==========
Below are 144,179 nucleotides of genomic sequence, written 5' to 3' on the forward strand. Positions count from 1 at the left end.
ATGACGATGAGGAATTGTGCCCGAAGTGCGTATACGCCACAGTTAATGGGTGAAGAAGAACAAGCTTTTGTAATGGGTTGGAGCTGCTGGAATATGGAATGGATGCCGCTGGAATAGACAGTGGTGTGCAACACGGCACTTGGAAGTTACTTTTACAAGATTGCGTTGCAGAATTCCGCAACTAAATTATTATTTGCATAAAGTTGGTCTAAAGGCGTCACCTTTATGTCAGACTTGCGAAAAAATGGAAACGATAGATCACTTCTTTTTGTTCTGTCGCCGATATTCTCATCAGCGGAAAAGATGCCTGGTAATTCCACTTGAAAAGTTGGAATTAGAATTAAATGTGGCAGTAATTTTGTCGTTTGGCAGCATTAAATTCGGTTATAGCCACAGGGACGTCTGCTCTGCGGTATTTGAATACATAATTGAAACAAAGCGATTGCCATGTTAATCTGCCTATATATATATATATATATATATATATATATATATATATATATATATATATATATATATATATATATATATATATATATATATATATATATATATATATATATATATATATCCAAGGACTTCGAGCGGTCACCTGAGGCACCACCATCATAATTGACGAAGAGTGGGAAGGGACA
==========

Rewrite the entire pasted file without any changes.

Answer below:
Below are 144,179 nucleotides of genomic sequence, written 5' to 3' on the forward strand. Positions count from 1 at the left end.
ATGACGATGAGGAATTGTGCCCGAAGTGCGTATACGCCACAGTTAATGGGTGAAGAAGAACAAGCTTTTGTAATGGGTTGGAGCTGCTGGAATATGGAATGGATGCCGCTGGAATAGACAGTGGTGTGCAACACGGCACTTGGAAGTTACTTTTACAAGATTGCGTTGCAGAATTCCGCAACTAAATTATTATTTGCATAAAGTTGGTCTAAAGGCGTCACCTTTATGTCAGACTTGCGAAAAAATGGAAACGATAGATCACTTCTTTTTGTTCTGTCGCCGATATTCTCATCAGCGGAAAAGATGCCTGGTAATTCCACTTGAAAAGTTGGAATTAGAATTAAATGTGGCAGTAATTTTGTCGTTTGGCAGCATTAAATTCGGTTATAGCCACAGGGACGTCTGCTCTGCGGTATTTGAATACATAATTGAAACAAAGCGATTGCCATGTTAATCTGCCTATATATATATATATATATATATATATATATATATATATATATATATATATATATATATATATATATATATATATATATATATATATATATATATATATATATATATATATCCAAGGACTTCGAGCGGTCACCTGAGGCACCACCATCATAATTGACGAAGAGTGGGAAGGGACA